Garima Dwivedi doesn’t get headaches. So, when her head began to hurt while picking up a friend from the airport, it came as a surprise. The pain was so bad that she drove herself to her family physician instead of going to work.
Her doctor diagnosed a sinus infection and prescribed antibiotics.
The pain continued throughout the night and she had to stay home from work the next day. That afternoon, her son got back from school to find her having a seizure. Her daughter came home soon after and rushed Garima to the walk-in clinic.
Her speech was slurred and nonsensical as she tried to answer the doctor’s questions. An ambulance was called and Garima was taken to the hospital.
After undergoing a brain scan, she was immediately transferred to another hospital with a stroke centre. Her brain was bleeding; she was having a stroke.
A promise made
The stroke had impacted the part of her brain that affects language, so she began her recovery relearning how to write. She was put on blood-thinning medication, which impacted her periods. The constant bleeding meant she had to have several transfusions because her iron was so low. A low-grade headache permeated most of her days.
Five years later, Garima is mostly back to her normal self, except for what she describes as a few little things: missing words when she’s tired, a slight droop to her right side, and trouble remembering names in her first and third language, Hindi and French, which she did not use much during the early days and months of recovery.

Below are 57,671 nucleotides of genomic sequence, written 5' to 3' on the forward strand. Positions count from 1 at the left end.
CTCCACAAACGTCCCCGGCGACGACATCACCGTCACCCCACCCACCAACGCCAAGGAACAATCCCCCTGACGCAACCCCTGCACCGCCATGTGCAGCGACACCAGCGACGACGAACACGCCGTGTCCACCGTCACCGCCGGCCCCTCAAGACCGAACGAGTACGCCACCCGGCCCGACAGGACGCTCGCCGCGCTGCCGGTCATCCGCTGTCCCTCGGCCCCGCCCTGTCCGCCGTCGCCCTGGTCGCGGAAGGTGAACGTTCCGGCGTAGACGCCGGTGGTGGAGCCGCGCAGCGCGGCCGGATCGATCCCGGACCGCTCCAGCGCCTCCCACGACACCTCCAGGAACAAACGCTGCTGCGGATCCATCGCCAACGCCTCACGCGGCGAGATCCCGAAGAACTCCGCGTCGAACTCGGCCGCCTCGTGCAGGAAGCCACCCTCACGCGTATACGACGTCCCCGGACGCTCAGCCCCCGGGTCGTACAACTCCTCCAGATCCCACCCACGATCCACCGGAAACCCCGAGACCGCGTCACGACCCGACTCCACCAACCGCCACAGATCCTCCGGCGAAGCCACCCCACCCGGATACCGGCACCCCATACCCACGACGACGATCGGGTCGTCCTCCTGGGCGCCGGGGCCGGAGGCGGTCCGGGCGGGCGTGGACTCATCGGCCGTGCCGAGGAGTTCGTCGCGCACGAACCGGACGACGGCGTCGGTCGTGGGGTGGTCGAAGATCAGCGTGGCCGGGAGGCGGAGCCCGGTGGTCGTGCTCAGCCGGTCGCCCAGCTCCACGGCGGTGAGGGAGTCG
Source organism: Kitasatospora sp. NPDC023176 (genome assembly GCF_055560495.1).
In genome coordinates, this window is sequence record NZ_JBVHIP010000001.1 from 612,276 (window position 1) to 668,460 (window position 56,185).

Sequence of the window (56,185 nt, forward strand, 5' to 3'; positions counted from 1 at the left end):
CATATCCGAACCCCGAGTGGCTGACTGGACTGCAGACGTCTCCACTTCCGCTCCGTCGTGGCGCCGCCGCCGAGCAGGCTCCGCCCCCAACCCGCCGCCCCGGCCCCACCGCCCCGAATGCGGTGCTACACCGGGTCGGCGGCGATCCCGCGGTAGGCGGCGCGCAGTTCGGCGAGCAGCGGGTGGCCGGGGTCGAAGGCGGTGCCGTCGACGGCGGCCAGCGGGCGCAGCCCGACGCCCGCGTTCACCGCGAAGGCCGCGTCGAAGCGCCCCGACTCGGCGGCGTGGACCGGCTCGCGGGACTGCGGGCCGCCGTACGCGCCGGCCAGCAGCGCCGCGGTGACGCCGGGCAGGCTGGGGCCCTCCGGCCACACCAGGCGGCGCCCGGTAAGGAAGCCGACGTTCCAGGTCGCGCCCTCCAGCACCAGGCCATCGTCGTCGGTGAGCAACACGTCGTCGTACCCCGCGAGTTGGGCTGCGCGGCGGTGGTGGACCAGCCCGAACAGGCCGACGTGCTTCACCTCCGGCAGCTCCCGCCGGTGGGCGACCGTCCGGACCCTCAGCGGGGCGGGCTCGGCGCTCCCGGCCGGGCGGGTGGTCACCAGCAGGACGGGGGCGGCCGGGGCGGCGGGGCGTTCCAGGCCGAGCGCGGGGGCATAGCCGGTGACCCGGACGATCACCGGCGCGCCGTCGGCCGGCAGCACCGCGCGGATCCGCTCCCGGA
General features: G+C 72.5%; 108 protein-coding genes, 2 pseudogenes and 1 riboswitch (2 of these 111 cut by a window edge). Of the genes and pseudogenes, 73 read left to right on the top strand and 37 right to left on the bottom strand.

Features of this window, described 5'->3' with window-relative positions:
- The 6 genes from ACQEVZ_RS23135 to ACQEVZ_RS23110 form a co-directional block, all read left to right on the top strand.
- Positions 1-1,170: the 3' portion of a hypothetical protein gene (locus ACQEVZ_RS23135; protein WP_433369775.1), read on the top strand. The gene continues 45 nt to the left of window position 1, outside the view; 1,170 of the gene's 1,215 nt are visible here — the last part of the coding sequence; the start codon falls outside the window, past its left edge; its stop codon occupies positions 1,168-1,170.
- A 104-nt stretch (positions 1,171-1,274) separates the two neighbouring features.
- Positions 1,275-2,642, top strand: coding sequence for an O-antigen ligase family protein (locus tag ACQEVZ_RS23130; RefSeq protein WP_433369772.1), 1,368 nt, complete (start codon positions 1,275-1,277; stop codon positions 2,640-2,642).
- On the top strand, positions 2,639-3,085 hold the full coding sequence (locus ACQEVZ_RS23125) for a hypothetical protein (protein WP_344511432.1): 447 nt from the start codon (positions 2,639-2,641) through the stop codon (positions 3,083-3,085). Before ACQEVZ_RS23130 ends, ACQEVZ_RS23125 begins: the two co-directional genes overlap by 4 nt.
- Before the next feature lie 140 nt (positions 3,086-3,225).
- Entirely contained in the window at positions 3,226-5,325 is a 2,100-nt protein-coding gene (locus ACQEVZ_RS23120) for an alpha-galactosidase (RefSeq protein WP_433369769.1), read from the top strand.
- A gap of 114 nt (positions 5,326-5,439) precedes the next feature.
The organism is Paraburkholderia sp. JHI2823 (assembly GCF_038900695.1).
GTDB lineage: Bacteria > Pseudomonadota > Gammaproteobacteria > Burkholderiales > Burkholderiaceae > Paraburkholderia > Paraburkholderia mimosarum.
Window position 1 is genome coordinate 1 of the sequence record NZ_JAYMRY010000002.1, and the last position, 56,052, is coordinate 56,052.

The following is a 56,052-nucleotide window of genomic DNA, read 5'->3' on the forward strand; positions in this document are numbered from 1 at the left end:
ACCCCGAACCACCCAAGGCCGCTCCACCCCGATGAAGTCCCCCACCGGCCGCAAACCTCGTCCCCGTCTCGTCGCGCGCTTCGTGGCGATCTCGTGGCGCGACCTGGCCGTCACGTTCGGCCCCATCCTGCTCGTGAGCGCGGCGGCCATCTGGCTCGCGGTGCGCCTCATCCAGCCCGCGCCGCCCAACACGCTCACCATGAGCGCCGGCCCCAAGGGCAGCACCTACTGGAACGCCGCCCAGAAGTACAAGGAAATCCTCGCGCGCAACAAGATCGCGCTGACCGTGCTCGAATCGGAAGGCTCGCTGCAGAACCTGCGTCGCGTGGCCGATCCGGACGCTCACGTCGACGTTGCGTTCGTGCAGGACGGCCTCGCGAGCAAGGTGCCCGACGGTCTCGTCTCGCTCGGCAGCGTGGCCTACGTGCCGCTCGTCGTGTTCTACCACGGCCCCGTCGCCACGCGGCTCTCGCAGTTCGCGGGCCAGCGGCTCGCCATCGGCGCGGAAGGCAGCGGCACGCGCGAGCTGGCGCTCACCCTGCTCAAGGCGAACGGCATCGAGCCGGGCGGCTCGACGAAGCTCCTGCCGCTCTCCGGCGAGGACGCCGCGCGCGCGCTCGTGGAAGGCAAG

An indispensable part of her recovery journey was a promise she made to herself to get involved and raise awareness of stroke to help other women “I made a decision after I had the stroke that I would give my time and make a difference.”
Garima spoke at the Canadian Partnership for Stroke Recovery conference mere months after her stroke and has been a part of their community advisory group. “I want women to know the signs of stroke, and I want them to be aware that it’s not just men and it’s not just when you’re older.”
“Seeing yourself in someone else’s story can make all the difference,” she says. “As women, we get so busy that sometimes we don’t have time to tell our stories. But it’s important we do.”
Research is key
Today, 2/3 of heart and stroke clinical research is based on men. Garima wants to see that change. “If there was more research on stroke in women, maybe they would find that women present differently,” she says. “And we could help more women earlier.”
In hindsight, Garima isn’t sure anyone could have identified she was having a stroke. In the beginning, she was not showing any of the most common signs we are aware of today; she was able to drive, talk, and lift both arms.
She didn’t have any history of stroke; a sinus infection was a plausible diagnosis. “You’re dependent on the system,” she says. “You know, you just believe.”
But she wonders. With more research and more awareness, could her stroke have been diagnosed on Monday instead of Tuesday? Would she have been taken straight to the stroke centre instead of being transferred later?
Whatever the implications for her own story, she believes more research will make a difference in the lives of women.